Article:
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Culinary Lesson #26 - Homemade Pasta

Friday, January 09, 2015

Aaaand we're back!

Between the holidays, switching jobs, as well as recently moving, this blog has unfortunately taken the back seat to everything.  But now that the holidays are behind us, I'm a week into my new job (and loving it), and I'm (mostly) unpacked at the new place, I'm at a place where I can get back to a normal routine of a post each week.

So with a full day off of work today, I made a grocery run, dug out the pasta machine, made some homemade pasta, and got a shot before the sun set; success!  Way back when, I did have a recipe for pasta on the blog, but removed it at some point because I knew there had to be something better out there; I just didn't know where to look.  My original recipe was Williams-Sonoma's, but after (very recently) being introduced to a new recipe, I knew I finally had what I was looking for.  The dough from today's post is bright yellow, easy to work with and roll out, and has the perfect texture once cooked.  So where is this winning recipe from?  None other than Thomas Keller's collection from The French Laundry, which has often been coined "the best restaurant in the world".  Go figure they'd have an amazing pasta recipe, right?

With that, I encourage you to give homemade pasta a try.  With a sub-par recipe, I admit it can be a hassle.  But with a solid recipe, it is extremely doable in the home kitchen.

Recipe (slightly) adapted from The French Laundry Cookbook.  [Recipe makes just under 1-pound of fresh pasta dough, or 4 servings].


6 large egg yolks
1 large egg
1 1/2 teaspoons extra-virgin olive oil
1 tablespoon milk
1 1/2 teaspoons Kosher salt
8 ounces (~ 1 1/2 cups plus 3 tablespoons) all-purpose flour

Semolina flour


Add the egg yolks, whole egg, oil, milk, and salt to the bowl of a stand mixer.  [Side note:  If you prefer to mix and knead the dough by hand, refer to Keller's recipe].  Add roughly three-quarters of the flour to the bowl and mix on low with a hook attachment until everything is incorporated.  Increase the speed to medium and add the remaining flour, little by little, until the dough isn't sticky to the touch.  Once you are happy with the dough, continue kneading on medium speed for 10 minutes.  Form a ball with the pasta dough and wrap in plastic wrap.  Transfer to the refrigerator and let rest for at least 30 minutes, or up to an hour.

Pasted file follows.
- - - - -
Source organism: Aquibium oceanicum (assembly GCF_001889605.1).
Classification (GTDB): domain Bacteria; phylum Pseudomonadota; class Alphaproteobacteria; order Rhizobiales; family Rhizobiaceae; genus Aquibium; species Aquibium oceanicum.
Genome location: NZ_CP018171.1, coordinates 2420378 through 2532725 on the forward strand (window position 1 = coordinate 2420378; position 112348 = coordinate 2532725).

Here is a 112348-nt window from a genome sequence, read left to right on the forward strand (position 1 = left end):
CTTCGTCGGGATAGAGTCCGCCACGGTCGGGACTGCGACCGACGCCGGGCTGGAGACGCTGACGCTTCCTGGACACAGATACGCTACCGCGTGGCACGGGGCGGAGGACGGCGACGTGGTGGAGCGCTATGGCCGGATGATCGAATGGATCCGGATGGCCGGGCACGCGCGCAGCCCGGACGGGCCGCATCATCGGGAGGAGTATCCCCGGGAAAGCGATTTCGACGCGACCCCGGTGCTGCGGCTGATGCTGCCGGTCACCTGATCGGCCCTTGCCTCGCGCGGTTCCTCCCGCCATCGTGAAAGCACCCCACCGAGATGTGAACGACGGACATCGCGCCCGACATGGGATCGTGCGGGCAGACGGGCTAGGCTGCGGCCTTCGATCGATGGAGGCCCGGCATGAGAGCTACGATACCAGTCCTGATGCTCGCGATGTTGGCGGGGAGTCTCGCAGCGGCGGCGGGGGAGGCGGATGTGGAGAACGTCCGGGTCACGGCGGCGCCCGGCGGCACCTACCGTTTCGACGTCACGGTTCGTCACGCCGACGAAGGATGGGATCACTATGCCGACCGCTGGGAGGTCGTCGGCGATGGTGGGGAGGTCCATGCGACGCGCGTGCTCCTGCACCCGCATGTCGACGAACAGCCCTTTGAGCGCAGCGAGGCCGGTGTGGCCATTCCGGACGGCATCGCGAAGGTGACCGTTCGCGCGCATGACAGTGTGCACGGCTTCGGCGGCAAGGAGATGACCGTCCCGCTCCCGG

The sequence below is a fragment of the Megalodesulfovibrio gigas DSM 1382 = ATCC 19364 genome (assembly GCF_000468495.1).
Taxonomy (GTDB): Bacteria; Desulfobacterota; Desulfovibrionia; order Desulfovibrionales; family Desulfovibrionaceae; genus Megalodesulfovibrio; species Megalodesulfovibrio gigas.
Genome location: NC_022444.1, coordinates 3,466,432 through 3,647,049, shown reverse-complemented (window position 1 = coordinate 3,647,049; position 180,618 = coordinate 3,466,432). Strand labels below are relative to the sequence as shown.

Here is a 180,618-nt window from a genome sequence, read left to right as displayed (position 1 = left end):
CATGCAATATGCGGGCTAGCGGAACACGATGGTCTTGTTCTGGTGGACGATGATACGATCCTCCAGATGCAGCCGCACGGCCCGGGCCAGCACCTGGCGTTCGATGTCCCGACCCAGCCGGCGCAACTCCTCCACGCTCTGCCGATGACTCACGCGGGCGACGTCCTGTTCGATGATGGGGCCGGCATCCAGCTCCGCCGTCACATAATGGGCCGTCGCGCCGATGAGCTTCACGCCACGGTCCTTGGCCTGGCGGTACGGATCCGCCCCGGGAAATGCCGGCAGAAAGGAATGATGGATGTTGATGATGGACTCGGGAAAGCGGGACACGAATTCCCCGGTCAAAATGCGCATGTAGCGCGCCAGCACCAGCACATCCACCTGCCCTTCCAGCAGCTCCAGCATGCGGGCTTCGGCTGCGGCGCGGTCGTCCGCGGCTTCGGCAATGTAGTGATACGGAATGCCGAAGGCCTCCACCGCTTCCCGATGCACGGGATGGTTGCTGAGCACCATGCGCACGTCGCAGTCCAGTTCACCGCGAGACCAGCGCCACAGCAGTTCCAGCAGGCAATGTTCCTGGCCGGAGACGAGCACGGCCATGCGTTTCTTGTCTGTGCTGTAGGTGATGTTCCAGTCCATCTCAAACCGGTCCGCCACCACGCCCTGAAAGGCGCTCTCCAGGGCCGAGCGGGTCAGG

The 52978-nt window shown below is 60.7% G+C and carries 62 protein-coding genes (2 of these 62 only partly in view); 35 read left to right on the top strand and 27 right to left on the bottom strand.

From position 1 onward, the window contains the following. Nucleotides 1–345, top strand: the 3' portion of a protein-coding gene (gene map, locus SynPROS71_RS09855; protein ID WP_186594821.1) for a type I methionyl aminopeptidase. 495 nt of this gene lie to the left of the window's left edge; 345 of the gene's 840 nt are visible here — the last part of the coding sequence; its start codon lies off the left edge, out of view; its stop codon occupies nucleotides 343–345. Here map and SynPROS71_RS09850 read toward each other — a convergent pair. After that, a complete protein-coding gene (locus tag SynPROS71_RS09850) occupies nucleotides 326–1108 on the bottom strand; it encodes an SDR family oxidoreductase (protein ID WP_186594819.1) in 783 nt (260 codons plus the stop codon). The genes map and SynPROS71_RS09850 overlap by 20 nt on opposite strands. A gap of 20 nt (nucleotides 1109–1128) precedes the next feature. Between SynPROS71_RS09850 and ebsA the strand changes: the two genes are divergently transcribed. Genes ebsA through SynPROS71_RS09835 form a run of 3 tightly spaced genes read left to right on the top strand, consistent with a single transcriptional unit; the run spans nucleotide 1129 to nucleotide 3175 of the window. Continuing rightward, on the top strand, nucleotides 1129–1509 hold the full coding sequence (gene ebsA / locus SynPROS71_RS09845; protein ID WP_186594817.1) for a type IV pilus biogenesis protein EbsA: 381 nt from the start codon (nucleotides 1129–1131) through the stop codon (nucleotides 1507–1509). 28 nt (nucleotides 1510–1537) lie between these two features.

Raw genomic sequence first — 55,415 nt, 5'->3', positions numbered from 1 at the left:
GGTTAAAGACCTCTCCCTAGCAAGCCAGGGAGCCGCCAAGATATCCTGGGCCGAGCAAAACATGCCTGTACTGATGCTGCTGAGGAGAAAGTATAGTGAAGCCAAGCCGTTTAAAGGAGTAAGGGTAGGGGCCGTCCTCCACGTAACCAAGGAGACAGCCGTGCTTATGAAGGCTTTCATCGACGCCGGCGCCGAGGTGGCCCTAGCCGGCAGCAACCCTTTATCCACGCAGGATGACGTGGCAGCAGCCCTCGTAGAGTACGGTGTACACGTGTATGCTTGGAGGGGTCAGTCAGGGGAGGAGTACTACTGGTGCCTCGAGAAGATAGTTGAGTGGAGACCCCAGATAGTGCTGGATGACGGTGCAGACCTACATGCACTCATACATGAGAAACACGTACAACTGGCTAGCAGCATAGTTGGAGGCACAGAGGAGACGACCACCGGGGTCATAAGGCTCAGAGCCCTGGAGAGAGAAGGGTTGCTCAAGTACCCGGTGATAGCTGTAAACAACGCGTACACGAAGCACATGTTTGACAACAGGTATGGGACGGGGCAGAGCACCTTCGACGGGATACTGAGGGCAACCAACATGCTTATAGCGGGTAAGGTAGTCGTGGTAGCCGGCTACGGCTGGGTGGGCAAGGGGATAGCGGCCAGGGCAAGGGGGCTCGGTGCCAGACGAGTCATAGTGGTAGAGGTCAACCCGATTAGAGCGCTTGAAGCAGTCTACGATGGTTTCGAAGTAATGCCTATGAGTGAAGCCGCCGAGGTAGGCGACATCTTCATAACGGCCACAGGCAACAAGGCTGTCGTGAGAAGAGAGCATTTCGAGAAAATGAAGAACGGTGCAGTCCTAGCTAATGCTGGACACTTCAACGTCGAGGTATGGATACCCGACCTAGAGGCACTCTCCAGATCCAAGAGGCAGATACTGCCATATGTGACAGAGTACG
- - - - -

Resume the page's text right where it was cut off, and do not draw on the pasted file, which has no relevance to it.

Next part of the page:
At this point, divide the dough into four portions and form into rectangles.  Coat the dough in semolina flour and roll using a rolling pin until the shorter edge measures roughly 5-inches, and the dough is thin enough to go through the pasta machine.  Run the dough through your pasta machine at the thickest setting (#7 for mine).  Fold the rolled out dough in half by connecting the two short ends.  Coat in flour once again, and run through the pasta machine using the thickest setting.  Continue dusting your pasta with flour and running through the machine, decreasing the thickness each time, until your desired thickness is met (#3 for my machine).  [Side note:  Folding your dough in half is only needed after the first rolling, not for the additional rollings].

Once you have your sheets of dough, you can either gently fold in half several times and then slice into fettuccine or pappardelle, fill and shape into ravioli, or even make some farfalle.  There's a whole list of possibilities out there to experiment with.

The pasta can either be cooked right away in some salted boiling water (for just 2 to 4 minutes), or divided into individual portions to freeze for a later date.

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